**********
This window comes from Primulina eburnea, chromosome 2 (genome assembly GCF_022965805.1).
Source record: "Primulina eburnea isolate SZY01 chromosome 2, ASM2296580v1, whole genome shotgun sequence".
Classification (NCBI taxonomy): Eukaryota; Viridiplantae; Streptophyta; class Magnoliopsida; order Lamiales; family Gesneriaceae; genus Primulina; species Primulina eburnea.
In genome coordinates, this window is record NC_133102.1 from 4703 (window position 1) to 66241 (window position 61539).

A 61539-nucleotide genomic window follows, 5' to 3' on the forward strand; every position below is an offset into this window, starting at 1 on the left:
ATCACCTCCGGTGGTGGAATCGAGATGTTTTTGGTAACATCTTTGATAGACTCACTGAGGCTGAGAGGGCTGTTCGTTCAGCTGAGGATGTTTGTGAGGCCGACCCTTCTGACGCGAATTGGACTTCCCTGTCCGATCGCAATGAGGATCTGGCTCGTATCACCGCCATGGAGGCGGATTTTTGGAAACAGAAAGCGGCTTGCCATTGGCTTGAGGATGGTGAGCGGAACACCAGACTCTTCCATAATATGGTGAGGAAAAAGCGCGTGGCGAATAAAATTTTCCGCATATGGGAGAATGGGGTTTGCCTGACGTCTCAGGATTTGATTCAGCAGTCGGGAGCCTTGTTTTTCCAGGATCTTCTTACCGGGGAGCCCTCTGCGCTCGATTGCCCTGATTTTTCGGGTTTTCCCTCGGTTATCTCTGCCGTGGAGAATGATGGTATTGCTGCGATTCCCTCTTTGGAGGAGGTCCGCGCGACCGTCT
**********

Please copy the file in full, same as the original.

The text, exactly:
This window comes from Primulina eburnea, chromosome 2 (genome assembly GCF_022965805.1).
Source record: "Primulina eburnea isolate SZY01 chromosome 2, ASM2296580v1, whole genome shotgun sequence".
Classification (NCBI taxonomy): Eukaryota; Viridiplantae; Streptophyta; class Magnoliopsida; order Lamiales; family Gesneriaceae; genus Primulina; species Primulina eburnea.
In genome coordinates, this window is record NC_133102.1 from 4703 (window position 1) to 66241 (window position 61539).

A 61539-nucleotide genomic window follows, 5' to 3' on the forward strand; every position below is an offset into this window, starting at 1 on the left:
ATCACCTCCGGTGGTGGAATCGAGATGTTTTTGGTAACATCTTTGATAGACTCACTGAGGCTGAGAGGGCTGTTCGTTCAGCTGAGGATGTTTGTGAGGCCGACCCTTCTGACGCGAATTGGACTTCCCTGTCCGATCGCAATGAGGATCTGGCTCGTATCACCGCCATGGAGGCGGATTTTTGGAAACAGAAAGCGGCTTGCCATTGGCTTGAGGATGGTGAGCGGAACACCAGACTCTTCCATAATATGGTGAGGAAAAAGCGCGTGGCGAATAAAATTTTCCGCATATGGGAGAATGGGGTTTGCCTGACGTCTCAGGATTTGATTCAGCAGTCGGGAGCCTTGTTTTTCCAGGATCTTCTTACCGGGGAGCCCTCTGCGCTCGATTGCCCTGATTTTTCGGGTTTTCCCTCGGTTATCTCTGCCGTGGAGAATGATGGTATTGCTGCGATTCCCTCTTTGGAGGAGGTCCGCGCGACCGTCT